Thursday, March 26, 2009

The reasons behind the ban of the Dalai Lama

Wednesday's announcement [Geoffrey York, The Globe and Mail] that the Dalai Lama will be barred from visiting South Africa until after the 2010 World Cup was rather interesting. After all, as the Globe pointed out in their editorial on the matter, this is a country famous for producing civil-rights advocates like Nelson Mandela and Desmond Tutu. This move seemed a step back from the recent success of South Africa, and more in tune with the country's ugly past under apartheid.

Government spokesman Thabo Masebe told the Globe the move “would not be in South Africa's best interests.” That depends on the interests you're considering. There's a good reason "Follow the money" is one of the most memorable lines from the film version of All The President's Men, one of my favourite journalism books of all time. You can often learn quite a bit from the greenback trail. Let's try and apply that methodology here and see where it takes us.

South Africa, of course, is hosting the 2010 World Cup, a massive multibillion-dollar event. The World Cup is organized by FIFA, known for shady financial dealings and influence-peddling in the past (see this excellent story by Andrew Jennings on the Swiss bribery trial where FIFA head Sepp Blatter has been named; there are plenty of other examples in his book, Foul). FIFA gets the money to put on lavish World Cups through TV rights deals and sponsorship agreements with global companies such as adidas, Coke, Visa and McDonalds.

Those global companies are always looking to expand their brands into new and emerging markets. One of the most crucial markets for expansion is the People's Republic of China, which boasts over 1.3 billion people and an emerging middle class with significant buying power. The PRC has had significant problems with the Dalai Lama for some time due to his credentials as a Tibetan exile leader, and accused him of orchestrating riots [The Associated Press via MSNBC] in the lead-up to last summer's Olympics. Given the power of the PRC government, it could make either life very difficult or very easy for those companies if it felt like it. That doesn't mean that they're involved with this ban, but it does suggest that they would have strong motivations to help the PRC if asked.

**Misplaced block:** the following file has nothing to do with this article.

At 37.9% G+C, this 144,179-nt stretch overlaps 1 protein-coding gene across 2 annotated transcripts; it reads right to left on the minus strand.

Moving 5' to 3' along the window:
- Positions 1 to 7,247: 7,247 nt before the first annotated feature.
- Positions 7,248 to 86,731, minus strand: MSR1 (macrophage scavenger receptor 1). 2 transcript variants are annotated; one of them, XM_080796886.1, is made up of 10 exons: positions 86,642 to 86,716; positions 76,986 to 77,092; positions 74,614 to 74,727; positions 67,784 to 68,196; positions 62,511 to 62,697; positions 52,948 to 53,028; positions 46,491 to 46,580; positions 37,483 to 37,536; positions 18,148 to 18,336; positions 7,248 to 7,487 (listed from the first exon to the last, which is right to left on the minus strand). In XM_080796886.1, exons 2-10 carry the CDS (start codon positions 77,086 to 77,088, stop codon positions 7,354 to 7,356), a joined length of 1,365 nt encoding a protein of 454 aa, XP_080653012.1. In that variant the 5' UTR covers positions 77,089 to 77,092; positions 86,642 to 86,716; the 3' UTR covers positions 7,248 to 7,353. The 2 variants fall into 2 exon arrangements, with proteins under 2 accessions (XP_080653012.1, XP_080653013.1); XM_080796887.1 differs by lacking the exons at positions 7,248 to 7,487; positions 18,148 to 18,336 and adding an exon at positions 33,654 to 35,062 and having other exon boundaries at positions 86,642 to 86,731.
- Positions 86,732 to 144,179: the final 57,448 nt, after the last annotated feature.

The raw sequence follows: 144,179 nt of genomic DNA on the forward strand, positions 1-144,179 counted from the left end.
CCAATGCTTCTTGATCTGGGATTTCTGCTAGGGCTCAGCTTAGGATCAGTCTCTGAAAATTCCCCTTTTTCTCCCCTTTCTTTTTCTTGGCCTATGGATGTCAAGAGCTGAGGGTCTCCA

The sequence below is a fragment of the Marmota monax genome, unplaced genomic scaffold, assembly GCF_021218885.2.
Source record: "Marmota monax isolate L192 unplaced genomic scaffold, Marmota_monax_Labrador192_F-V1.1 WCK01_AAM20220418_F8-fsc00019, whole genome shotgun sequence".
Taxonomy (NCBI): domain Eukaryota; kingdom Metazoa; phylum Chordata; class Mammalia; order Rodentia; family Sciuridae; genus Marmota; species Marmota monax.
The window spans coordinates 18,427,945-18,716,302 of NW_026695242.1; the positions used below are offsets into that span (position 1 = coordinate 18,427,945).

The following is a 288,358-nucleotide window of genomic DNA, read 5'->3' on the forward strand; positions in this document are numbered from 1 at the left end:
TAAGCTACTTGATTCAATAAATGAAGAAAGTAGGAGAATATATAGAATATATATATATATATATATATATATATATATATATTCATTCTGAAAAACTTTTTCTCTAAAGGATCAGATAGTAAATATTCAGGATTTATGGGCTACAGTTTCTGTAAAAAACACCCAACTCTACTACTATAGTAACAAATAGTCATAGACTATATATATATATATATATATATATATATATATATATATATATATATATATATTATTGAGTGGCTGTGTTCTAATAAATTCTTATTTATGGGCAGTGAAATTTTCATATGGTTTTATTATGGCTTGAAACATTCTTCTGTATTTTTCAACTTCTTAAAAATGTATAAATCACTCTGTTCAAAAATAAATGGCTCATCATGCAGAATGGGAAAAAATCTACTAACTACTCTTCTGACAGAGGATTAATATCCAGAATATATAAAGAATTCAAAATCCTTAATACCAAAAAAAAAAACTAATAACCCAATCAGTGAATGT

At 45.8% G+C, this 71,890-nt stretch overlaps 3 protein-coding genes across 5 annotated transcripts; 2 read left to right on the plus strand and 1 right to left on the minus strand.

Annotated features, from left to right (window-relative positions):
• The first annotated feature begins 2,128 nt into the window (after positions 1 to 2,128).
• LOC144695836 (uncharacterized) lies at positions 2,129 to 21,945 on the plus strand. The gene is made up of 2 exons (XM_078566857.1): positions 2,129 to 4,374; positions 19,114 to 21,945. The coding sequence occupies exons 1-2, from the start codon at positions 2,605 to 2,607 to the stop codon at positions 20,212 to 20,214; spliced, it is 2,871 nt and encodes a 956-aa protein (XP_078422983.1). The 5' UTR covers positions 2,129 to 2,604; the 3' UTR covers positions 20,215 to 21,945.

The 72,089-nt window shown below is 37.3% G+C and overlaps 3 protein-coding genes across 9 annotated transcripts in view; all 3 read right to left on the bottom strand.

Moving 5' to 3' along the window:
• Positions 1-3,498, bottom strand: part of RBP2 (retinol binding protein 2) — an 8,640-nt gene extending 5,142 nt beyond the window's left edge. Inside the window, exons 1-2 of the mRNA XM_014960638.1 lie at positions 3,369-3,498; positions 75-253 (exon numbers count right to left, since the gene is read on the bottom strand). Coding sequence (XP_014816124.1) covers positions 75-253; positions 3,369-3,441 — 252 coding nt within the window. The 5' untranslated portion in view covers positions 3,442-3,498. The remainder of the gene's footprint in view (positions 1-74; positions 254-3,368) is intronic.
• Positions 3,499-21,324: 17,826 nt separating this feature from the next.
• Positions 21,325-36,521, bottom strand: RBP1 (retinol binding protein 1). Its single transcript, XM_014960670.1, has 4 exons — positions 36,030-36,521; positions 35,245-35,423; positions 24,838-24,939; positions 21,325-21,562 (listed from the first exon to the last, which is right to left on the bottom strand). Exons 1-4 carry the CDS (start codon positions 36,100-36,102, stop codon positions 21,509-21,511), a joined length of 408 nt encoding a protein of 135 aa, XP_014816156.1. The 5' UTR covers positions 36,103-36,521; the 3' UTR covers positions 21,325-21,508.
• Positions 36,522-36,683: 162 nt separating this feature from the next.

Of course, the sponsors needn't necessarily be involved at all. China is also a key target market for FIFA: 1.3 billion people with substantial purchasing power in an area where soccer has not yet become the dominant game. Given the PRC government's control of the country's media, they have tremendous power to either aid FIFA in their marketing or make it very difficult for anyone in China to watch or follow soccer. FIFA has also been known to exercise substantial political influence before [one example from Andrew Jennings, in the Sunday Herald], so it's not like meddling in international relations would be anything new for them.

There are also options for China to put substantial pressure on South Africa without involving soccer or corporate intermediaries. As York wrote, "The ban is the latest signal of Beijing's growing power and influence in Africa. China has become the top trading partner of many African countries, and China's ruling Communist Party is reported to be one of the biggest financial contributors to the African National Congress, South Africa's ruling party." Yeah, that probably didn't hurt their case.

It's not a secret that the PRC is at the back of this. From York's story, we learn that "The Chinese embassy in South Africa has confirmed that it opposed the Dalai Lama's visit. In Beijing, a foreign ministry spokesman said yesterday that China appreciates any country that takes "measures" against the Dalai Lama." They may or may not have invoked the help of those looking for Chinese support in the soccer and corporate worlds; that's not for me to say without evidence. However, as pointed out above, exerting pressure on South Africa to keep the Dalai Lama out is in line with the key goals of the PRC government. Thus, FIFA and the global companies involved certainly can't oppose this easily without annoying a key government ally they need on their side, and the PRC may have even persuaded them to go along with it. If they felt like it, they could add their voices to those of the PRC and make life even tougher for the Dalai Lama to pick up a few brownie points with the Chinese government. It's business as usual in the world of soccer, but it's a depressing day for humanity and civil rights.

Update: 9:43 P.M. Found some other good takes on the situation. Sam of The Canadian Stretford End calls it "a disgusting move", while Cesar Benoit sees it as a "huge PR blunder".

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